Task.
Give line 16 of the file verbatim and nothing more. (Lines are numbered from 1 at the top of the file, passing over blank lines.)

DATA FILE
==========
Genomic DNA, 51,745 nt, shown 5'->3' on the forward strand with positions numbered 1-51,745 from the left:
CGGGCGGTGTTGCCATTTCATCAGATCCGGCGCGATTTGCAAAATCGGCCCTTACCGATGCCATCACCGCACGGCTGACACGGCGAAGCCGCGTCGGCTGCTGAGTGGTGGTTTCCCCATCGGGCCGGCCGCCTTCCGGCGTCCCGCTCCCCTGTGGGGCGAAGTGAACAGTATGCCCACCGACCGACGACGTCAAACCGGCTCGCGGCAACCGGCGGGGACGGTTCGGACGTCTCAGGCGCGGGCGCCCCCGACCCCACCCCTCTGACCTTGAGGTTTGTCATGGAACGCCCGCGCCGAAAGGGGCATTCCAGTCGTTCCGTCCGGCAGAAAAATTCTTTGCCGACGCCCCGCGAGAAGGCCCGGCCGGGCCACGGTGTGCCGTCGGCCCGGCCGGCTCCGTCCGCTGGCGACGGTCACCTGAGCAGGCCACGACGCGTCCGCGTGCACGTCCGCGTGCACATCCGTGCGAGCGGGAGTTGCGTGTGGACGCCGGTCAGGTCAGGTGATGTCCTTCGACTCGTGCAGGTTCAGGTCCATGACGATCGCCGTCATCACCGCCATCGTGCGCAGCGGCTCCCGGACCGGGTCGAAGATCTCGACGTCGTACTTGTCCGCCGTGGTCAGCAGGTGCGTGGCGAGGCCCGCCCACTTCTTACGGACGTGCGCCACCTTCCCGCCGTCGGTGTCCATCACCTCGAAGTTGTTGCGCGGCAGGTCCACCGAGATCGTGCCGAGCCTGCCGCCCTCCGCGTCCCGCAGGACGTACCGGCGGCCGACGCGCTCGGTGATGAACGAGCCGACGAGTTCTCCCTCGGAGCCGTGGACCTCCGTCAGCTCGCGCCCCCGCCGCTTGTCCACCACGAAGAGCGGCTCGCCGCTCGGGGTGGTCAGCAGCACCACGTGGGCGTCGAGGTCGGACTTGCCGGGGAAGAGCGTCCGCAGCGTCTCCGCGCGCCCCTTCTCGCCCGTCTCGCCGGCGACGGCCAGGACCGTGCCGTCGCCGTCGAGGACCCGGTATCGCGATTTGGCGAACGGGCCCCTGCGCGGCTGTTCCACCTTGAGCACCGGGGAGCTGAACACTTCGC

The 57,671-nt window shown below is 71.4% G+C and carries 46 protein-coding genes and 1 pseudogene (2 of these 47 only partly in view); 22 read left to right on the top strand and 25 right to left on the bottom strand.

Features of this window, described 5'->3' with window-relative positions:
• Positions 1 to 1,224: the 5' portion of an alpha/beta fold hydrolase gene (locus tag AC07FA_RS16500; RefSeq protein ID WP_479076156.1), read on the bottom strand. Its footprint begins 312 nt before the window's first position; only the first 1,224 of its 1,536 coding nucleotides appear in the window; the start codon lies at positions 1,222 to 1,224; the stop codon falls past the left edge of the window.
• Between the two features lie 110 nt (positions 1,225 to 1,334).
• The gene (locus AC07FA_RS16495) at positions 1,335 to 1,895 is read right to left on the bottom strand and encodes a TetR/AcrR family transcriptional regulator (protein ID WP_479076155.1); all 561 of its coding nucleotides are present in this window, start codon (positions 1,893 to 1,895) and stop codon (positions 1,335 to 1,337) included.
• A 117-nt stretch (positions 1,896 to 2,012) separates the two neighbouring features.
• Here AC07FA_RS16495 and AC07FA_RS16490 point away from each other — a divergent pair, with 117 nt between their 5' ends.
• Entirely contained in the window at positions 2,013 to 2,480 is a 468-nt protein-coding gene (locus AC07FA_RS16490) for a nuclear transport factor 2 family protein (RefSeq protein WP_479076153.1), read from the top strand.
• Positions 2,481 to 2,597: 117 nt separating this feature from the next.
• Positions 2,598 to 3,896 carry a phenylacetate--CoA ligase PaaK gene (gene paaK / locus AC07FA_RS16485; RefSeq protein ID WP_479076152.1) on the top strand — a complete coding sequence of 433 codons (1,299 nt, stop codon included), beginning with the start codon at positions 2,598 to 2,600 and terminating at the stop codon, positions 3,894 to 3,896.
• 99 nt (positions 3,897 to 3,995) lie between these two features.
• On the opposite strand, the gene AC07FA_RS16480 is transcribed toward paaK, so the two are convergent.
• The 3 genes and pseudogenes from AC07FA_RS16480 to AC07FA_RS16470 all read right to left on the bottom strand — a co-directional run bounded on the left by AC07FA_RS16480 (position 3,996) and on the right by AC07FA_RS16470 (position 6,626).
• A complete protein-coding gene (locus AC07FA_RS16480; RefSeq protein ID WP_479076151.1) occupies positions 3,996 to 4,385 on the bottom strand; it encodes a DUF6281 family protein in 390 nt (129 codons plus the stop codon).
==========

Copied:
• A complete protein-coding gene (locus AC07FA_RS16480; RefSeq protein ID WP_479076151.1) occupies positions 3,996 to 4,385 on the bottom strand; it encodes a DUF6281 family protein in 390 nt (129 codons plus the stop codon).